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Morning Market Review for July 16, 2019

Prices face downside of weather market (Comments are updated by 7:30 a.m. Central Time.)

Opening Calls:
Corn: Down 6 to 7
Soybeans:  Down 9 to 11
Wheat: Steady to down 3

Bearish charts and forecasts keep selling pressure on

Grain futures are mostly lower this morning, pressured by follow-through selling on the heels of yesterday’s losses and crop ratings that survived last week’s heat.

Bearish forecasts also dented the rally. While hot temperatures will sear the growing region this week, official 6 to 10 and 8 to 14-day forecasts out yesterday called for below average temperatures. The latest updates from the ensemble model this morning agree though dry conditions could persist over much of the Midwest.

Growers posting Feedback From The Field continue to wonder if heat is too much of a good thing.

“Turns out (very) hot and dry is (much) worse than cold and wet,” noted an Indiana producer. “Crops fragile from being mudded in are giving little resistance to hot and dry.”

Click this link to tell us what’s happening in your area and check the interactive map we update regularly.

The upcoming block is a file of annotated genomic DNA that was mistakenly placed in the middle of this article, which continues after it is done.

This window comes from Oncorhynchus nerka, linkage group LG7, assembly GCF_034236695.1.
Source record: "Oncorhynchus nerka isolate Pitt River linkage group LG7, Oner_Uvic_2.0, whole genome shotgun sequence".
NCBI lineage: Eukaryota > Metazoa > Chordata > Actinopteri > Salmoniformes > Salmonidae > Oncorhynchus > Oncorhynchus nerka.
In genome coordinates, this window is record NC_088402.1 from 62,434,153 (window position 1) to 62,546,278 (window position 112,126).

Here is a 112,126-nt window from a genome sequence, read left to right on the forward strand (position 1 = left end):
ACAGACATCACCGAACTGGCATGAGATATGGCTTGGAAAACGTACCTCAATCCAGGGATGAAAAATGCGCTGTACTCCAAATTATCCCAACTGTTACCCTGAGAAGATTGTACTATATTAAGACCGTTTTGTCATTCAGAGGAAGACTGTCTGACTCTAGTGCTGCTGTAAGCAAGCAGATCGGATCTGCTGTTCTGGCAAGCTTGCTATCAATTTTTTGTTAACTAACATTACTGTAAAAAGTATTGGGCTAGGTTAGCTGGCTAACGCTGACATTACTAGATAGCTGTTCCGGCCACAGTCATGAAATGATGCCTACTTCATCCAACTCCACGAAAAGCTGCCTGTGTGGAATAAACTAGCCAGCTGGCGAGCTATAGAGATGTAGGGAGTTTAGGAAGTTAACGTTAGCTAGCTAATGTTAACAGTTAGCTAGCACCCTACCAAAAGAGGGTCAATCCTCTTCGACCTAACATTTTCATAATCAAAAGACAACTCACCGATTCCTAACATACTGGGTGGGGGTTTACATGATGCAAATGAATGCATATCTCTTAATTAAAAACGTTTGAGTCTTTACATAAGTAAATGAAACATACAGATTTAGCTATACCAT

Officials from the U.S. and China expect to talk later this week, with potential for another meeting next week in Beijing trying to advance trade negotiations. Stock markets meanwhile focus on corporate earnings reports, after posting new records yesterday. Financial markets were mixed overseas as U.S. stock index futures traded inside days higher so far.

The dollar is stronger, adding pressure to commodities and helping to keep crude oil below $60 a barrel.

Corn prices are lower, unable to hold an attempt to firm overnight when markets fell apart after the start of trading in Europe. December corn tested short-term support after the break on the heels of Monday’s reversal lower.

USDA’s ratings bucked expectations after a hot and mostly dry week in many areas showed improvement overall. Big gains in Illinois and Missouri offset losses in parts of the western Corn Belt, helping yield potential gain nearly a half of a bushel per acre. Our models based on the ratings increased yields to 168.9 to 171.1 bpa, with the average of the two right at 170.